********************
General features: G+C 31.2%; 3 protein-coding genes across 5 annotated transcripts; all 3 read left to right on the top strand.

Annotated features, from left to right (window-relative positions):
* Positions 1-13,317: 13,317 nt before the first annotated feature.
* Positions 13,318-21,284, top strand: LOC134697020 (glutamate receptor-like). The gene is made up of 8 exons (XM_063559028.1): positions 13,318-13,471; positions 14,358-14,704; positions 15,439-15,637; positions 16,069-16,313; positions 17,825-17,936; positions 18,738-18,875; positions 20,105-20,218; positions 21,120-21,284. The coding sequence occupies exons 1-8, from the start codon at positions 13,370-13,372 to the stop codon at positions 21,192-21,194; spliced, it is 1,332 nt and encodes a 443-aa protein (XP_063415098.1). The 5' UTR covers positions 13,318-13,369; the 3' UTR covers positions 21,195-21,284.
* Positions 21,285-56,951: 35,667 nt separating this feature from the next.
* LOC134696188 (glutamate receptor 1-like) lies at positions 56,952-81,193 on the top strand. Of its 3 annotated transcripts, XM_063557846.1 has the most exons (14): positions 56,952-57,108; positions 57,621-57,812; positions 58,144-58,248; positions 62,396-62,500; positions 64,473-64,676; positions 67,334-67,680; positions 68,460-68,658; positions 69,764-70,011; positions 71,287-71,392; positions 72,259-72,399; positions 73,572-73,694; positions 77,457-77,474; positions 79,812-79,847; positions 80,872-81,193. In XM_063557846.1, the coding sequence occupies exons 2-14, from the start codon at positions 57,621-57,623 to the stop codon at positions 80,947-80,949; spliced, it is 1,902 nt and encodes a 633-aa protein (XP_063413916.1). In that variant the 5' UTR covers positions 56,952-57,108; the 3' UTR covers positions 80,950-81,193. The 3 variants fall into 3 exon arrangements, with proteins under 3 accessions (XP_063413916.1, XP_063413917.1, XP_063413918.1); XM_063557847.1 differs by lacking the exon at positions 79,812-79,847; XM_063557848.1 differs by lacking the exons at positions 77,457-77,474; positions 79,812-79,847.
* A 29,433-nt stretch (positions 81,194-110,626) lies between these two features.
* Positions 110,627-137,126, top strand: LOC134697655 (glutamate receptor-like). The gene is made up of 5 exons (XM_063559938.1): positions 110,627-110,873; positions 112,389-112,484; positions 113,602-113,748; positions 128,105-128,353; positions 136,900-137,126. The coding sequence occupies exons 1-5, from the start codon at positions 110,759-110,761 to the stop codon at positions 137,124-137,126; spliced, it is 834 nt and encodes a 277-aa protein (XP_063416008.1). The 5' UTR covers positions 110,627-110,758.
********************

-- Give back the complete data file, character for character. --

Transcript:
General features: G+C 31.2%; 3 protein-coding genes across 5 annotated transcripts; all 3 read left to right on the top strand.

Annotated features, from left to right (window-relative positions):
* Positions 1-13,317: 13,317 nt before the first annotated feature.
* Positions 13,318-21,284, top strand: LOC134697020 (glutamate receptor-like). The gene is made up of 8 exons (XM_063559028.1): positions 13,318-13,471; positions 14,358-14,704; positions 15,439-15,637; positions 16,069-16,313; positions 17,825-17,936; positions 18,738-18,875; positions 20,105-20,218; positions 21,120-21,284. The coding sequence occupies exons 1-8, from the start codon at positions 13,370-13,372 to the stop codon at positions 21,192-21,194; spliced, it is 1,332 nt and encodes a 443-aa protein (XP_063415098.1). The 5' UTR covers positions 13,318-13,369; the 3' UTR covers positions 21,195-21,284.
* Positions 21,285-56,951: 35,667 nt separating this feature from the next.
* LOC134696188 (glutamate receptor 1-like) lies at positions 56,952-81,193 on the top strand. Of its 3 annotated transcripts, XM_063557846.1 has the most exons (14): positions 56,952-57,108; positions 57,621-57,812; positions 58,144-58,248; positions 62,396-62,500; positions 64,473-64,676; positions 67,334-67,680; positions 68,460-68,658; positions 69,764-70,011; positions 71,287-71,392; positions 72,259-72,399; positions 73,572-73,694; positions 77,457-77,474; positions 79,812-79,847; positions 80,872-81,193. In XM_063557846.1, the coding sequence occupies exons 2-14, from the start codon at positions 57,621-57,623 to the stop codon at positions 80,947-80,949; spliced, it is 1,902 nt and encodes a 633-aa protein (XP_063413916.1). In that variant the 5' UTR covers positions 56,952-57,108; the 3' UTR covers positions 80,950-81,193. The 3 variants fall into 3 exon arrangements, with proteins under 3 accessions (XP_063413916.1, XP_063413917.1, XP_063413918.1); XM_063557847.1 differs by lacking the exon at positions 79,812-79,847; XM_063557848.1 differs by lacking the exons at positions 77,457-77,474; positions 79,812-79,847.
* A 29,433-nt stretch (positions 81,194-110,626) lies between these two features.
* Positions 110,627-137,126, top strand: LOC134697655 (glutamate receptor-like). The gene is made up of 5 exons (XM_063559938.1): positions 110,627-110,873; positions 112,389-112,484; positions 113,602-113,748; positions 128,105-128,353; positions 136,900-137,126. The coding sequence occupies exons 1-5, from the start codon at positions 110,759-110,761 to the stop codon at positions 137,124-137,126; spliced, it is 834 nt and encodes a 277-aa protein (XP_063416008.1). The 5' UTR covers positions 110,627-110,758.